Requiem For A Heavyweight
An hour’s time is all it took to shave half a century and more of life off the big elm in front of our house this morning. The trucks roared in at 7:30 am; the man in the hydraulic lift went up into the high branches; the gas-powered chainsaw growled and chewed at the limbs until the vaulted arches crumbled to the street below. The voracious sucking-machine greedily gobbled and ground them to bite-size bits and swallowed them all.
The trunk and shorn stumps of limbs are all that remain now until the next crew of people and machines comes to complete the death process.
“It makes me feel so sad,” I said to the boy next door who was watching with me.
“But if it was dying, they’re helping it,” he replied.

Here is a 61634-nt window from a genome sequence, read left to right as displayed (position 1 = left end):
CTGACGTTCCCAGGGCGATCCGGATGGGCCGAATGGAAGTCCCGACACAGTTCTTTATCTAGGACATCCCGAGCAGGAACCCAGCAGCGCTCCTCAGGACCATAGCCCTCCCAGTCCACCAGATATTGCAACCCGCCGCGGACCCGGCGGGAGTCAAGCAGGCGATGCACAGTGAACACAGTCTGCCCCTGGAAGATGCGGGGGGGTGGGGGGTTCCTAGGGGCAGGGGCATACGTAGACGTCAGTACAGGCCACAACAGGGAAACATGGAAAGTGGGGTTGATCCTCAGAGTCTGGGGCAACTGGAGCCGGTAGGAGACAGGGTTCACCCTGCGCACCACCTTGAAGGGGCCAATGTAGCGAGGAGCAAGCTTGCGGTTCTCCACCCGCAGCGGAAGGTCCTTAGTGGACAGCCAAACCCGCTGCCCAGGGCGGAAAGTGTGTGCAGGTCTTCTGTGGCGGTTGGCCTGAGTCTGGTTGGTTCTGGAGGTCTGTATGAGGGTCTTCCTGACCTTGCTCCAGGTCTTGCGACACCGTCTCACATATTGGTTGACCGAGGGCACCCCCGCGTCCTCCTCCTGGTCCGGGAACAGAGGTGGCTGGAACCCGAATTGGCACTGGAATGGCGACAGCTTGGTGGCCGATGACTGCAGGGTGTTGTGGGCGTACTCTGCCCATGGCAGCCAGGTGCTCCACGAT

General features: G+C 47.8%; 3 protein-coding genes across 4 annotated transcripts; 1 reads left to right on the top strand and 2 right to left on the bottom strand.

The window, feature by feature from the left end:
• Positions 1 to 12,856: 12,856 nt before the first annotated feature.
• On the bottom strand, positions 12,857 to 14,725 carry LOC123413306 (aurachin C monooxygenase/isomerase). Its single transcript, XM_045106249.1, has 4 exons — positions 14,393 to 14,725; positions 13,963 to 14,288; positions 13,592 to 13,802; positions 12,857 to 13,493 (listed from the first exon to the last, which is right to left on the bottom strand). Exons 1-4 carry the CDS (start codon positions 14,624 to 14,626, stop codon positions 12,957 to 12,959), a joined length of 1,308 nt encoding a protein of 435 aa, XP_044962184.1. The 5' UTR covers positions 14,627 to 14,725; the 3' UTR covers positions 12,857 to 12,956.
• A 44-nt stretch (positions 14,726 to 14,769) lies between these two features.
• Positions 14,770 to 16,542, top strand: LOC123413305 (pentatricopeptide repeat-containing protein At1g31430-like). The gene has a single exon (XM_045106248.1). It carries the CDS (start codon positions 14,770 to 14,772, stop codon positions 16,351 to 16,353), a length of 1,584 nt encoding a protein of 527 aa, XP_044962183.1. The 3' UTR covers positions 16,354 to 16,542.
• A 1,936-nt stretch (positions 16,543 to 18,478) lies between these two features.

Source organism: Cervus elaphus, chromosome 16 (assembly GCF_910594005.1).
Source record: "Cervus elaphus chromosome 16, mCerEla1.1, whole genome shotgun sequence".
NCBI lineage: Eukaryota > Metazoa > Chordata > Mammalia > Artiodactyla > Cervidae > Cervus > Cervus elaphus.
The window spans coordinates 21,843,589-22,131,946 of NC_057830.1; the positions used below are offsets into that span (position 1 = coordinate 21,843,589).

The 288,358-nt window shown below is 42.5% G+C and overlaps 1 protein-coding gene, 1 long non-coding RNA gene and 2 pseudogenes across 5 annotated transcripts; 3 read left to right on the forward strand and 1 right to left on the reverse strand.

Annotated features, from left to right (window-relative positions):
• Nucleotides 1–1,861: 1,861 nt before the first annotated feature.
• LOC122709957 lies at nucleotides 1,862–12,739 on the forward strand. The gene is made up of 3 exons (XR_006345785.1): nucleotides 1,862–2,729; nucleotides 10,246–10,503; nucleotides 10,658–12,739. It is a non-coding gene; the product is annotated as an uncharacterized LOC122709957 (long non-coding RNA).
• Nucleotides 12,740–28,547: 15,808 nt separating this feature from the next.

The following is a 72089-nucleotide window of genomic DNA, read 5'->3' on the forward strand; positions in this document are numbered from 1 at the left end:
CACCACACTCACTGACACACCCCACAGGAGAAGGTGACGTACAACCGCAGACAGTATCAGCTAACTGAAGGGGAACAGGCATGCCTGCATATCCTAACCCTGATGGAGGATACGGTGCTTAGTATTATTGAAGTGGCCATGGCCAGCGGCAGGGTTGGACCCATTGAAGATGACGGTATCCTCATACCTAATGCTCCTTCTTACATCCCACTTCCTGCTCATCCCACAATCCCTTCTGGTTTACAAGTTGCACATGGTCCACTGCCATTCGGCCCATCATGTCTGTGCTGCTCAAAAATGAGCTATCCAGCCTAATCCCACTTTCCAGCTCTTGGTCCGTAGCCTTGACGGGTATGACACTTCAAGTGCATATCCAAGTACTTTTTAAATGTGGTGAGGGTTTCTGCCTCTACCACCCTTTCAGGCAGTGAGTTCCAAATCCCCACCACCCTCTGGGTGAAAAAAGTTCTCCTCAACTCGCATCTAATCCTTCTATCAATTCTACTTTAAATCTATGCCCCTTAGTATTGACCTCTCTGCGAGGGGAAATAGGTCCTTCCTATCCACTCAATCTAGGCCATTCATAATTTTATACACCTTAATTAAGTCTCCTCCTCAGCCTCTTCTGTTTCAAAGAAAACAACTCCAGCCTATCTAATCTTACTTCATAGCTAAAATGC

“They shoot horses, don’t they,” I thought, and I felt the irrational anger release inside me. Why should there be such a thing as a Dutch Elm Beetle? How can nature be so profligate? Why does death have to be a part of life?
I mourn the loss of this tree. Its aliveness meant something to me. I’ve watched new green life surge into its branches for six springs; I’ve thanked it for its dark green umbrella of shade in the heat of five summers; I’ve gathered the yellow leaves it showered on the ground in the autumns and pressed them between sheets of waxed paper for my kitchen window as a sunny defense against the cold months ahead; I’ve surveyed its vaulting arches, visible in their winter bareness; I’ve watched as the white snow outlined its black tracery and the white squirrel family scampered among the maze of its branches. This tree has been my friend. It has pleased me and brought me gifts of color, new life, cool shade, and beauty of line and form. Its life is in my remembering now. I celebrate its life and I mourn the passing of this friend.